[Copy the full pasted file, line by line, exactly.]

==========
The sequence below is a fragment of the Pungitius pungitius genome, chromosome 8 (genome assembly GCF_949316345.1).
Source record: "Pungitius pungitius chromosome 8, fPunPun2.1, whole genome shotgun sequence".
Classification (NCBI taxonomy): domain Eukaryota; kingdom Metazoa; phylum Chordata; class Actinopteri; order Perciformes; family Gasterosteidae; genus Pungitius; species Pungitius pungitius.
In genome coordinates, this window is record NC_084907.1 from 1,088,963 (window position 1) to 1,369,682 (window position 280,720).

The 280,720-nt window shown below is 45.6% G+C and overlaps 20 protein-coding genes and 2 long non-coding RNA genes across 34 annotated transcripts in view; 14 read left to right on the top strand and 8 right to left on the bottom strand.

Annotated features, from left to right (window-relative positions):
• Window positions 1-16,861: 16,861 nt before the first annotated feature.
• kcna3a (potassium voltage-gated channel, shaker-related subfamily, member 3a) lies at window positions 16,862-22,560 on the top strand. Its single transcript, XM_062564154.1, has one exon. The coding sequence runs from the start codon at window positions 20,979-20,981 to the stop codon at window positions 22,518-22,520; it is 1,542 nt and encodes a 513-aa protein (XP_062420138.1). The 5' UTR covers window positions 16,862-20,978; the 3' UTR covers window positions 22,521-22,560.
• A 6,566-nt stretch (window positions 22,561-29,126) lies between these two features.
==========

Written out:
The sequence below is a fragment of the Pungitius pungitius genome, chromosome 8 (genome assembly GCF_949316345.1).
Source record: "Pungitius pungitius chromosome 8, fPunPun2.1, whole genome shotgun sequence".
Classification (NCBI taxonomy): domain Eukaryota; kingdom Metazoa; phylum Chordata; class Actinopteri; order Perciformes; family Gasterosteidae; genus Pungitius; species Pungitius pungitius.
In genome coordinates, this window is record NC_084907.1 from 1,088,963 (window position 1) to 1,369,682 (window position 280,720).

The 280,720-nt window shown below is 45.6% G+C and overlaps 20 protein-coding genes and 2 long non-coding RNA genes across 34 annotated transcripts in view; 14 read left to right on the top strand and 8 right to left on the bottom strand.

Annotated features, from left to right (window-relative positions):
• Window positions 1-16,861: 16,861 nt before the first annotated feature.
• kcna3a (potassium voltage-gated channel, shaker-related subfamily, member 3a) lies at window positions 16,862-22,560 on the top strand. Its single transcript, XM_062564154.1, has one exon. The coding sequence runs from the start codon at window positions 20,979-20,981 to the stop codon at window positions 22,518-22,520; it is 1,542 nt and encodes a 513-aa protein (XP_062420138.1). The 5' UTR covers window positions 16,862-20,978; the 3' UTR covers window positions 22,521-22,560.
• A 6,566-nt stretch (window positions 22,561-29,126) lies between these two features.